View out the window while having a coffee at Coffee Mill, right next to Jeongdok Library in Bukchon.
The LAT did a piece on hanok preservation activist David Kilburn. Read it on your own — here’s just a sample:
A former journalist, Kilburn was in Seoul to cover the 1988 Olympics but fell so much in love with the traditional architecture that he decided to stay. He and his Korean wife, Jade, soon bought a hanok house.
But life there has been anything but serene.
For six years, Kilburn has been battling city officials over what he calls the systematic destruction of hanok homes in the area. Despite the creation of a preservation zone there decades ago, hundreds of hanoks have been demolished by developers and speculators who use loopholes to cash in on rising land values, he says.
The battle has shaped the 67-year-old tea merchant into an unlikely activist: a foreigner who insists that South Korea is not doing enough to halt the demise of its own heritage.
Kilburn lives in the Bukchon area, which, while beautiful, has been changing quite a bit in character, and not necessarily in a good way.
Anyway, Mr. Kilburn’s website can be found here — please, give it a visit.
For the Korean-language inclined, here’s a piece in Design House, and for the more audio-visual inclined, here’s a story on him and his home from KBS:
PS: He apparently has “나는 영어선생님이 아닙니다” written on his motorcycle helmet. Just in case anyone was unsure of the matter. Cute.
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For well over a year now, I’ve been meaning to see Seodo Central Methodist Church, a historic hanok church on Jumun-do, a small island off the coast of Ganghwa-do.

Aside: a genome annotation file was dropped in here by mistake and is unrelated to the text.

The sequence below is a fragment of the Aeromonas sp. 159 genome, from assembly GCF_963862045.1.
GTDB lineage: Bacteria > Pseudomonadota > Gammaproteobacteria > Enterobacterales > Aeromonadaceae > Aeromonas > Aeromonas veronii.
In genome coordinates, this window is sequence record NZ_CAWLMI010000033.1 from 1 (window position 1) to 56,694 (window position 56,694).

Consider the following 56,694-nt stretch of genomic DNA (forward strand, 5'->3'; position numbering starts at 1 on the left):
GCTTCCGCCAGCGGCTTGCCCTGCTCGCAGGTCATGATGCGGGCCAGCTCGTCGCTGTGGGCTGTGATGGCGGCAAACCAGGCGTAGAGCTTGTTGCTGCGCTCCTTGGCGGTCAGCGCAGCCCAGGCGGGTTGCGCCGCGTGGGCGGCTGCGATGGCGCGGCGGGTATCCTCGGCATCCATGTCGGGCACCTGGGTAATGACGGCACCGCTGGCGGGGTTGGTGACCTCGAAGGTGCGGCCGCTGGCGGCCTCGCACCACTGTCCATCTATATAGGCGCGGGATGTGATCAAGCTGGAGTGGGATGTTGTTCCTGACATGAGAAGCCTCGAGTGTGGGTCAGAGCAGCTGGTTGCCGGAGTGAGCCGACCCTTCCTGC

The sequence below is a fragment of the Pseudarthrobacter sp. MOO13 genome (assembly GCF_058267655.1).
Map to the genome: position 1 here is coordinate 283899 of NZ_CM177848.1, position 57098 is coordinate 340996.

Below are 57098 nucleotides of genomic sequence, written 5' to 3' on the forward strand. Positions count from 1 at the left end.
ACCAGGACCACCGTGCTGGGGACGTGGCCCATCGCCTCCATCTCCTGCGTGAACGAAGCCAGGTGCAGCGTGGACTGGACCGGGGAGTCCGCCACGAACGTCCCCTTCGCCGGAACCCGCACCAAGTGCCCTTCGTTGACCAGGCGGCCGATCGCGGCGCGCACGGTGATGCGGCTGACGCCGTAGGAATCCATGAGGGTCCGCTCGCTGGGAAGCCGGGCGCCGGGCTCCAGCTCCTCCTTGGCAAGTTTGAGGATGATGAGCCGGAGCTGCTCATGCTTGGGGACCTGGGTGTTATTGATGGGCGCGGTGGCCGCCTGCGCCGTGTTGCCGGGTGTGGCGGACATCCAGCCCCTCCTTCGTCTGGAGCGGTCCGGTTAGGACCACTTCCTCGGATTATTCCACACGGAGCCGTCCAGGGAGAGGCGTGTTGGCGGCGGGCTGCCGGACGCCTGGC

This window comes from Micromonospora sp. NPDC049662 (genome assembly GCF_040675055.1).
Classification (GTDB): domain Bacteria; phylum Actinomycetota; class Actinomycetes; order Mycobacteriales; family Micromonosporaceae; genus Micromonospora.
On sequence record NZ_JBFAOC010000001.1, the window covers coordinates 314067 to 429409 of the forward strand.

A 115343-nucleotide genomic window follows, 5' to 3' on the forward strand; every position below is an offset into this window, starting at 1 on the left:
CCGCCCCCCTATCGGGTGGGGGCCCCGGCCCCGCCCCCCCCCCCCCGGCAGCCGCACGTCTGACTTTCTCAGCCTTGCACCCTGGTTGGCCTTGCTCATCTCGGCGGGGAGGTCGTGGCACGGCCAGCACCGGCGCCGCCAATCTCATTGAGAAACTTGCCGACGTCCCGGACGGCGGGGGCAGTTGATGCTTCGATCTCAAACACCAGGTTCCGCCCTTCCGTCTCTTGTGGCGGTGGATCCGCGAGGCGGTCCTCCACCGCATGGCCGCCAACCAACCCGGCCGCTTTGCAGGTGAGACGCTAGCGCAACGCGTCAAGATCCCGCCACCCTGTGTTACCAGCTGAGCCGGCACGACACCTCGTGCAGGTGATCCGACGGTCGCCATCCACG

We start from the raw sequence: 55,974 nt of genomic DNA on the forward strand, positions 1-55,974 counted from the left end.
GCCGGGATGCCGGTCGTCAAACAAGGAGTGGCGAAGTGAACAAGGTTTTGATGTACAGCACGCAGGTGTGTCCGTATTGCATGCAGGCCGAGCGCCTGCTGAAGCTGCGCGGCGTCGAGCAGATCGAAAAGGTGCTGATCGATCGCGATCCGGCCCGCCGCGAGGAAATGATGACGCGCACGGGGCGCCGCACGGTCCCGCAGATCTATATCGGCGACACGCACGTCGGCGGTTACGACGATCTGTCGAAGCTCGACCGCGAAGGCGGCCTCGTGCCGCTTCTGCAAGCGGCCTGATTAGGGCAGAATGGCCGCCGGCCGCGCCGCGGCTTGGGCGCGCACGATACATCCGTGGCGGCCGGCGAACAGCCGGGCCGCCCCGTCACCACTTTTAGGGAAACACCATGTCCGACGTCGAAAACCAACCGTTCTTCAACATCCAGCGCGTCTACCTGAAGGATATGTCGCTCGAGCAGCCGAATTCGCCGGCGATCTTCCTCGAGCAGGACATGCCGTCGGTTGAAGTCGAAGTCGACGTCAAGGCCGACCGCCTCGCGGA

The problem, however, had been getting there — only two boats a day go to the island (9:30am and 5pm), and if you take the latter one, you have to sleep on the island. As it is, it takes about 90 minutes to get from Seoul to Ganghwa, and then its another 30 minutes from Ganghwa Town to the port of Oepo-ri, where the ferry to Jumun-do departs.
On Saturday, though, yours truly finally made the trip. And boy, am I thankful I did.
What we’ll see here are two of Ganghwa’s three hanok churches, the afore mentioned Seodo Central Methodist Church and an old favorite of mine, Ganghwa Anglican Church.
The Hankyoreh talks with long-time resident and hanok lover Peter Bartholomew (about whom you’ve probably read about here and here), whose struggles against redevelopers who want to, well, redevelop his neighborhood just won’t end, with pro-redevelopment residents appealing an earlier court decision blocking redevelopment plans and holding demonstrations in front of his house.
Architect Hwang Doojin, who is known for — among other things — his work on creative restoration of hanok homes in Bukchon, spoke at the Korea Society in New York in April, but the podcast was uploaded earlier this month:
On April 14, 2009, Doojin Hwang, the principal of Doojin Hwang Architects and author of Where is your Seoul? and Hanok is Back, spoke to The Korea Society about the theory, design, and methodology behind the “creative restoration” of Korean cities. Known for his introduction of traditional Korean houses to a new generation of Koreans, Hwang recently conducted a lecture tour of the United States, which included presentations at Harvard University and the LA County Museum of Art, in addition to this address at The Korea Society.
Give the lecture a listen.
You can also see some of his work on residential architecture here.